The aim of the present study was to assess whether the consistent bias in reproducing distances and lengths on visual tasks that characterizes hemispatial neglect is also present when whole body displacements have to be calculated and reproduced. Two different experiments were proposed to participants with right brain lesions and neglect syndrome (RN+), right (RN-) and left brain lesions (LN-) without neglect and to participants without brain damage (C). In Experiment 1, participants actively reproduced passive linear displacements in the same or in a different direction. This task could be performed using only vestibular and somatosensory input, since no relevant visual input was available. In Experiment 2, relevant visual information had to be integrated with vestibular and somatosensory information in order to make the active reproduction. In Experiment 1, all brain-damaged groups reproduced the horizontal displacements similarly to the control group and without any spatial asymmetry. In Experiment 2, when vestibular, somatosensory and visually remembered information was required to produce an integrated mental representation, RN+ processed contralesional displacements differently from ipsilesional ones. Rectilinear displacements of the whole body in space were not affected by focal left and right brain lesions, suggesting that the computation of nonvisual information can be accomplished by brain structures different from those involved in spatial visual processes. However, when body displacements in space required a mental representation based on visual and nonvisual sensory information, a significant asymmetry appeared only in patients with hemispatial neglect. Some attempts are made to identify the neural substrates involved in this integration.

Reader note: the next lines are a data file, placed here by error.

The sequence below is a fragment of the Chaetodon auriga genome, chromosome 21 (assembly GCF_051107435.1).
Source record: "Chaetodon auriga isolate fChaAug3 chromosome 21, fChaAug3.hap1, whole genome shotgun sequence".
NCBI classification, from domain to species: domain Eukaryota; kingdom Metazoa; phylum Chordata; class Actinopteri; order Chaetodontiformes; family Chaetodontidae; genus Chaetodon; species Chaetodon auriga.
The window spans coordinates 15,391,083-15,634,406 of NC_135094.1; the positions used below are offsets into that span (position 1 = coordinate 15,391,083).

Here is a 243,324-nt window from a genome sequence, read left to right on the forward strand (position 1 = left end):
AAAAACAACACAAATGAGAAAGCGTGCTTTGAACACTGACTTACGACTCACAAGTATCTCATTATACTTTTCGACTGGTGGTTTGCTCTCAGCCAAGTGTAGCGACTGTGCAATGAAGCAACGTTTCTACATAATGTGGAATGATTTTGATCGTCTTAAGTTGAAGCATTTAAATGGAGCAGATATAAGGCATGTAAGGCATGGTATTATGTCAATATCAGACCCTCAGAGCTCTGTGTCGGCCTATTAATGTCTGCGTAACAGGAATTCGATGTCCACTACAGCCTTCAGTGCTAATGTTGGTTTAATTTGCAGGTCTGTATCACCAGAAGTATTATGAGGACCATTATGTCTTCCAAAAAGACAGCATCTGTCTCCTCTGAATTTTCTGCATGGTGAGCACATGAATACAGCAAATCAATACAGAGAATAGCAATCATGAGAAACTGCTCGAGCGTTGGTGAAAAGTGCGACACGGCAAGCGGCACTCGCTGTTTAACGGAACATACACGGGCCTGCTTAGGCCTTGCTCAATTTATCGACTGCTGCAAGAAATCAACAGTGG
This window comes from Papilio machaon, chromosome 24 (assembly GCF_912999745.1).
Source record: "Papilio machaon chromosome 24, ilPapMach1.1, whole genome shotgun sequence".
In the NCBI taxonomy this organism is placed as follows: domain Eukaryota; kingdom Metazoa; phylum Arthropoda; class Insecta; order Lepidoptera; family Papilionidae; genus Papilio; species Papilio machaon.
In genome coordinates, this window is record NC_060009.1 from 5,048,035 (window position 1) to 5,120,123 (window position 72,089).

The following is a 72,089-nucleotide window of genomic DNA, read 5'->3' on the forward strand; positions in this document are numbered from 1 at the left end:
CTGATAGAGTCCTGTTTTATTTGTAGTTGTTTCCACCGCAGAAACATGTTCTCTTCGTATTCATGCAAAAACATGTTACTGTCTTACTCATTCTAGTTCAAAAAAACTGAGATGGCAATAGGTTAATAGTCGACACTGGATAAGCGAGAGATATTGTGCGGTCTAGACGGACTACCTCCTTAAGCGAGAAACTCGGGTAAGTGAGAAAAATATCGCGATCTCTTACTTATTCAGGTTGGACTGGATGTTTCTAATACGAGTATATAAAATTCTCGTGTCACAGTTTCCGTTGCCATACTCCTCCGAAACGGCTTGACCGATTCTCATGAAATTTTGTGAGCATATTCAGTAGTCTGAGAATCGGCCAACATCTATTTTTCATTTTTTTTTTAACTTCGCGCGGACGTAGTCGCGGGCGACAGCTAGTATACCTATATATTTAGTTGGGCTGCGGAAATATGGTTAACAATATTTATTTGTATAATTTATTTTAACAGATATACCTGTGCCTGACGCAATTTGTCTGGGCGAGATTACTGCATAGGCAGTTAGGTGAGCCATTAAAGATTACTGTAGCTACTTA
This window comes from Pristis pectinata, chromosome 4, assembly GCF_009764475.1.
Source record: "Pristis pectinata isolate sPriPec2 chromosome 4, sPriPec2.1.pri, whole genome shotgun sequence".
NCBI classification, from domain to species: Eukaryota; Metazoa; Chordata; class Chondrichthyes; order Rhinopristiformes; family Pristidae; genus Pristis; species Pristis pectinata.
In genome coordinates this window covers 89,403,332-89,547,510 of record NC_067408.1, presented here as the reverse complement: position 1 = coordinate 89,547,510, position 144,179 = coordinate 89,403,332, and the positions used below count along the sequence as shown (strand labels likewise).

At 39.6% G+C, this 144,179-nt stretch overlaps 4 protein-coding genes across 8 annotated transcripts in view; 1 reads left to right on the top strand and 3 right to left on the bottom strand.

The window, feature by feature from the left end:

|Number of pages||14|
|Journal||Journal of Clinical and Experimental Neuropsychology|
|Publication status||Published - Sep 2003|
ASJC Scopus subject areas
- Clinical Neurology
- Clinical Psychology